• Posted by a hidden member.
    Log in to view his profile

    Jan 27, 2012 11:57 PM GMT
    Hopefully the guy who told you you were a noob wasn't a jerk abou tit.

    Starting something you are horrible with is extremely discouraging. Just slowly add more and more weight to the lifts you do. Add a few minutes each time you run. Its not easy, but you'll get somewhere.
  • Posted by a hidden member.
    Log in to view his profile

    Jan 28, 2012 12:06 AM GMT
    Beauregard icon_smile.gif ,

    It does get better. So long as you are taking steps towards your goal. No matter how small. I'm telling you, it will.

    I used to be a HUGE gaming nerd. You're talking to a lvl 85 Gnome Mage.(I don't know if that is still impressive anymore), putting together computers, chess club assassin! The difference is that I was also a HUGE guy. I wasn't a skinny guy. I was a chubby one. Rightfully so for all the time i spent slaying Horde!

    Back to the point, it does get better. Believe me, when i started it was hell. I couldn't run for long periods of time. Hell, I had to start walking before I could even run. I thought I really "sucked" then. I started with a 10lb dumb bell and worked to the 15 one and just a few weeks ago i bought a 25lb one. All things come with time and working at it. You don't have to be crazy fitness person to get the Greek god body.

    Anyway, I am probably going on and on just like you wouldn't want to hear. Many of the guys below have said some great things. I believe you should track your progress as you go. Tracking is also a good motivator... numbers don't lie icon_smile.gif I saw my weight drop and cloths fall off and that was proof enough for me. I will have a single pair of shorts i would run in that I wear from my very first day of running. Its a great reminder of what once was... and how far one can go if you set your mind to it.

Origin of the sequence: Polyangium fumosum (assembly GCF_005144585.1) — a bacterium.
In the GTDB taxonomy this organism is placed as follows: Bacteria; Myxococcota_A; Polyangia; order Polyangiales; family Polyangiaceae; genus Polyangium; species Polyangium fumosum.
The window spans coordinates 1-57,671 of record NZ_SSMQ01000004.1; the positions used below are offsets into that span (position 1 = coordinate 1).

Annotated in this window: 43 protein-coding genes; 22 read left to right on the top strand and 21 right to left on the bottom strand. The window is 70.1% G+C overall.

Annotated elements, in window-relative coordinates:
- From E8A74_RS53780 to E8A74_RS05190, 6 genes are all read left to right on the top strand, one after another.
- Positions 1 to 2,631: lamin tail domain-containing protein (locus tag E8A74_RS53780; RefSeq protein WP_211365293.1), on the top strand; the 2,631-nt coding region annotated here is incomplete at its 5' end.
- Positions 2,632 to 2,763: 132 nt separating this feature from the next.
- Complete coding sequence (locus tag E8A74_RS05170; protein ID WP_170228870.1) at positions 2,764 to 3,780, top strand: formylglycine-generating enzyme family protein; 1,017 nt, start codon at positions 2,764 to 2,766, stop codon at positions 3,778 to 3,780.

A thing to remember is... "Anything worth having, doesn't come easy."

    It gets better sir!!!
  • Posted by a hidden member.
    Log in to view his profile

    Jan 28, 2012 12:24 AM GMT
    1.) Talk with a doctor. In particular, you probably want to mention the part about falling down when perfectly still. Not that it's troublesome and you should be worried, but for you exercise is a big lifestyle change, and it's usually wise to consult with a doctor before engaging in one.

    2.) Stay away from all machines and weights that make you look like a noob. Instead of running or jogging, use an elliptical or a stationary bike. Instead of free weights, use the weight lifting machines. Right now, you are fighting the twin demons of giving up and losing faith, and the less you feel watched and judged, the easier it will be to move forward.

    3.) If you can afford it, get yourself a starter package with a personal trainer. 24h has them for cheap. At the very least, they offer free advice for the first time. Ask the trainer if he/she could casually introduce you to members of their acquaintance..

    4.) Take up classes that don't require a ton of experience and muscle. Yoga is great. This is not for the exercise alone, but to meet people. You are much more likely to go back for more workout if you know people.

    5.) Be realistic. It takes a lot of time to build muscle, but it stays with you for a lot of time. Don't look in the mirror and become disappointed when you can't see improvement in one week. After all, you wouldn't want those muscles to be gone if you can't work out for a week, right?

    6.) It's not all about the pretty. Building strength and endurance are important for a lot more than just looks. Statistically, you will be healthier and happier if you work out regularly.

    7.) Be very careful. Right now, your muscles, bones, and tendons don't really know what they are good for and will tend to break or tear more easily. Aside from the obvious downside of being injured, while so you won't be able to work out.
  • A_1991

    Posts: 366

    Jan 28, 2012 12:41 AM GMT
    Dont worry if you make a fool of yourself at the gym. I just joined 2 weeks ago for my new years resolution and so far its been great! Dude I'm skinny as a fuck when I started 2 weeks ago and couldnt pick up anything more than 20 pounds, 30 at max, on my arms without looking like a fool. But you know what? No one cares at the gym if your making an ass out of yourself trying to figure stuff out and getting in shape from what I learned at the gym. Just keep focused and things would improve and be consistent. Try to stay at the gym at least an hour max and dedicate one day to weight training and another to cardio. Also let your muscles rest in between and dont over work them. Work on your abs when you are weight training, thats what the trainers at 24 hour fitness told me since they said its better like that and I dont know why. AND EAT! ALOT!